City slicker turns maths teacher


Why did you leave the City?
I was working for a large US company as a market analyst and telecoms consultant in the City of London. I’d worked for ten years in City finance and had spent the last two working from home in Durham. A new chairman was brought into the company who undertook a massive restructuring exercise. I was made redundant the week before Christmas. I was absolutely devastated.

What made you think of teaching?
I’d wanted to teach for a while but as a forty-year-old single woman, I hadn’t felt that I could afford to make transition. It would have meant giving up my job and going to college for a year while meeting financial commitments and mortgage repayments.  Certainly if I’d still been living in London, it would have been impossible. However living in Durham was a halfway house and I knew I could downsize my lifestyle. I rang up a local secondary school and asked if I could come in and watch some maths lessons. I was lucky enough to shadow a wonderful maths teacher who also lectured on the Durham University PGCE course: she convinced me I could do it!

How did you finance your study?
I had my redundancy and I also sold my four-bedroom house in Durham and moved to a semi in South Shields. I was also eligible for a £9,000 bursary for trainee teachers of shortage subjects – I had elected to teach Maths. However this also had to cover the £3,000 tuition fees. I was eligible for a further £500 grant from University of Sunderland because I didn’t have any other income. It’s worth remembering that  there are a lot of travelling expenses for  trainee teachers who may have to travellong distances to their placement schools.

How was the studying?
It was really hard to go back to studying and sitting in a classroom again. My first degree was in applied physics and electronics and I also studied for a Maths diploma with the Open University. The experience of ‘back to the classroom’ helped with my own teaching practice: I know what it’s like to be bored in a lecture – and 11 and 12 year olds don’t have the social skills to look politely bored :they will get mischievous.

What are your ‘before and after’ salaries?
I left my City job on £60,000  including bonus: my package would have been worth around £100,000 today.  As a teacher, I currently earn around £23,000. I don’t have much expendable income. One month I might be able to afford to buy a pair of new shoes, the next some new books. There are far fewer luxuries in my life.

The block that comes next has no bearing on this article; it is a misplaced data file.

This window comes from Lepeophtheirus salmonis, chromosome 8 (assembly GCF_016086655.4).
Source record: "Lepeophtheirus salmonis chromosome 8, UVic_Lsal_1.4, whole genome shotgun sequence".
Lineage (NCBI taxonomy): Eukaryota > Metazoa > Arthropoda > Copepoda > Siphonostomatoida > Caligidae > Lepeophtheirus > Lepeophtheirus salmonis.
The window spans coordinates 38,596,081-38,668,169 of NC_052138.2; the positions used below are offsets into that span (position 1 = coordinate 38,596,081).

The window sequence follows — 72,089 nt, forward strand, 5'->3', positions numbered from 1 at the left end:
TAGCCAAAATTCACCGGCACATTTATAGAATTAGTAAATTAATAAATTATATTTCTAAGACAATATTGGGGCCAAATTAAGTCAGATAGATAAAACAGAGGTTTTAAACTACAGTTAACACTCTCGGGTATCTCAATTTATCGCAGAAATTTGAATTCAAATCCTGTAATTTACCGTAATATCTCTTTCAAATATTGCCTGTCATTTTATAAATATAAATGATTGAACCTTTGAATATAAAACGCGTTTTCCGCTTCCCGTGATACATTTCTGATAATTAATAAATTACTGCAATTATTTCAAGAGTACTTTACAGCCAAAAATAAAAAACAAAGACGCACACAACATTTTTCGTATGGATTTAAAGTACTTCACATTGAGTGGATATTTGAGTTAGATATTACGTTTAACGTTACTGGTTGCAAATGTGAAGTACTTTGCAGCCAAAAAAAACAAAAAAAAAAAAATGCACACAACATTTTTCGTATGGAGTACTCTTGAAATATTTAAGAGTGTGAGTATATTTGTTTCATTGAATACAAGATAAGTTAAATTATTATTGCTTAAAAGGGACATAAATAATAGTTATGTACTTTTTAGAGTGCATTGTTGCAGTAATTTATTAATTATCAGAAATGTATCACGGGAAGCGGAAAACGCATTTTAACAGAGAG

Has teaching met your expectations?
It’s the toughest most challenging job I’ve ever done in my life and I’ve been an engineer, journalist and PR as well as a city analyst. But it’s the most rewarding job I’ve done, too, and I can’t imagine doing anything else now. You are rewarded a hundred times a day: a child smiling and saying ‘hello’, or a student making a breakthrough in their learning. I’m a form tutor too, and I get lovely moments such as a pupil saving me a cake from their food technology lesson.

What has been your highlight so far?
I was assisting in a year 8 class that was having a stats lesson and helping those students who were struggling. One small girl was nearly in tears – and I explained some theory to her again. She beamed at me and said “I get it”. Such a small phrase from a small girl, but it convinced me teaching was for me

What’s the biggest frustration?
The biggest frustration for mature teachers like myself who convert are the pay scales. I’ve brought negotiating skills from the City wheeler dealer world that I use in the classroom, plus, I’m a trained engineer. Yet I’m treated the same as a 22 year old who has just qualified!

Maureen Coulter is a maths teacher at St Hild’s Church of England Voluntary Aided School secondary school in Hartlepool.

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